In the holy of holies the budding rod shows our acceptance by God, which is more profound and inward than the satisfying fragrance from the bronze and golden altars. Again, this shows New Jerusalem has no need for what is outside the holy of holies.

In New Jerusalem we will be fully one with the Triune God in life and reality so we will have no need for anything outside this eternal holy of holies.

Photo courtesy of pixabay.com.

New Jerusalem: Eternal Holy of Holies (5)

The Old Testament holy of holies and New Jerusalem are the only cubes in the Bible.This shows that the old holy of holies depicts New Jerusalem as the eternal holy of holies. Prior posts touched the materials and contents of the holy of holies and their relation to New Jerusalem.

New JerusalemExodus 25:21-22 is about the ark, the expiation cover (propitiation place in Heb. 9), and the cherubim. God told Moses, “there I will meet with you, and I will speak with you.”

The Lord meets and speaks with us today in the holy of holies. In a personal way, this is our human spirit, where the Lord dwells—”the Lord be with your spirit” (2 Tim. 4:22). In a corporate way, this is the Body of Christ in its reality today and New Jerusalem in the future.

The corporate aspect of God meeting and speaking with us climaxes in New Jerusalem, matching the promise that God’s slaves, who serve Him as priests “will see His face” (Rev. 22:3-4).

Today the Lord’s speaking to us is irregular because our spiritual condition is erratic. But, in New Jerusalem there will be no sin, no death, no flesh, no self life, no distractions. We will continually and eternally have the experience of the Lord’s meeting us and speaking with us face to face in glory.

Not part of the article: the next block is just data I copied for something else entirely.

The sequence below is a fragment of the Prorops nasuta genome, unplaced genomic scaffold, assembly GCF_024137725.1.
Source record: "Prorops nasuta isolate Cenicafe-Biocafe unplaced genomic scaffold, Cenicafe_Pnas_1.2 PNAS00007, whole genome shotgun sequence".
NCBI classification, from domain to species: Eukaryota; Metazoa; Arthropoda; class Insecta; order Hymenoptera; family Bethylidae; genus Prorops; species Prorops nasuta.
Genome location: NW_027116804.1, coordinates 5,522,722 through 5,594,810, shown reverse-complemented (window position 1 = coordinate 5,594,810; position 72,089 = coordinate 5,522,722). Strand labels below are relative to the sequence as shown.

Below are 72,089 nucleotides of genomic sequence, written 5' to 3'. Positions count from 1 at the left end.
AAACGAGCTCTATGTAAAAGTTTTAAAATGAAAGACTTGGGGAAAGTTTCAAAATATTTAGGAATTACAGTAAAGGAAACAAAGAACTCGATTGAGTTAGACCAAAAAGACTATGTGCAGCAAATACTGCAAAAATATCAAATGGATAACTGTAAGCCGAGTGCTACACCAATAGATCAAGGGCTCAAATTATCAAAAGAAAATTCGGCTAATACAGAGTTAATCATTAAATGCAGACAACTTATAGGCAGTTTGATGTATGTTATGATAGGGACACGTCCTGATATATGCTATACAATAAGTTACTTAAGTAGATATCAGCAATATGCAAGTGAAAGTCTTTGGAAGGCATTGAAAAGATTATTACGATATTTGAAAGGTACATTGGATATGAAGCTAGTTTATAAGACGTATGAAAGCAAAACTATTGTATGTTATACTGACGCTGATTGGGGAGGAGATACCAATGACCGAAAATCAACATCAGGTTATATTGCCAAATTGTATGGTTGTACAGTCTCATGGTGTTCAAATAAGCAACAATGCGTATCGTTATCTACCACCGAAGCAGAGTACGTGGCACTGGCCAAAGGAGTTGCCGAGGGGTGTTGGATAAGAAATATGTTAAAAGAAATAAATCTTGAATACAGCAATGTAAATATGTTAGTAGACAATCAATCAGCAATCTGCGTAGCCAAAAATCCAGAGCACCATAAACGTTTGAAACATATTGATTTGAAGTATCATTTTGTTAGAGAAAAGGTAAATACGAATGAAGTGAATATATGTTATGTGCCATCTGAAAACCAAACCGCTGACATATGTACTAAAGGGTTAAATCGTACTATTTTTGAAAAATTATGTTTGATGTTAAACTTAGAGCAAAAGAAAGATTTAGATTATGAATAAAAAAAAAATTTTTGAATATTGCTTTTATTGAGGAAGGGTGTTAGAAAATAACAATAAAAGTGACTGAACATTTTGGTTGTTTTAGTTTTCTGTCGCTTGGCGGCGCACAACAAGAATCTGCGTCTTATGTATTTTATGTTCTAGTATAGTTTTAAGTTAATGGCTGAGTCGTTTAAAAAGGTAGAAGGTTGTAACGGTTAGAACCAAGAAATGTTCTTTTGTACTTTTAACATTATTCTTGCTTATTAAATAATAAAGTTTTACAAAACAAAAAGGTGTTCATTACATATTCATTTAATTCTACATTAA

Photo courtesy of NASA.

New Jerusalem: Eternal Holy of Holies (4)

The Old Testament temple is a picture of the reality of the New Testament temple. The Old Testament holy of holies also depicts New Jerusalem as the eternal holy of holies. In that holy of holies was the ark with its contents “and above it [the ark] cherubim of glory overshadowing the propitiation place” (Heb. 9:4-5).

New JerusalemPropitiation is the base for the glory. New Jerusalem has both the Lamb as the New Testament propitiatory sacrifice and the glory of God illuminating the city (Rev. 21:23).

Romans 3:23 says, “all have sinned and fall short of the glory of God.” Jesus Christ, through His redemption, is the way to be freed from sins and to come up to the level of God’s glory. Both solutions are seen in the propitiation cover with the cherubim of glory. New Jerusalem will declare both eternally.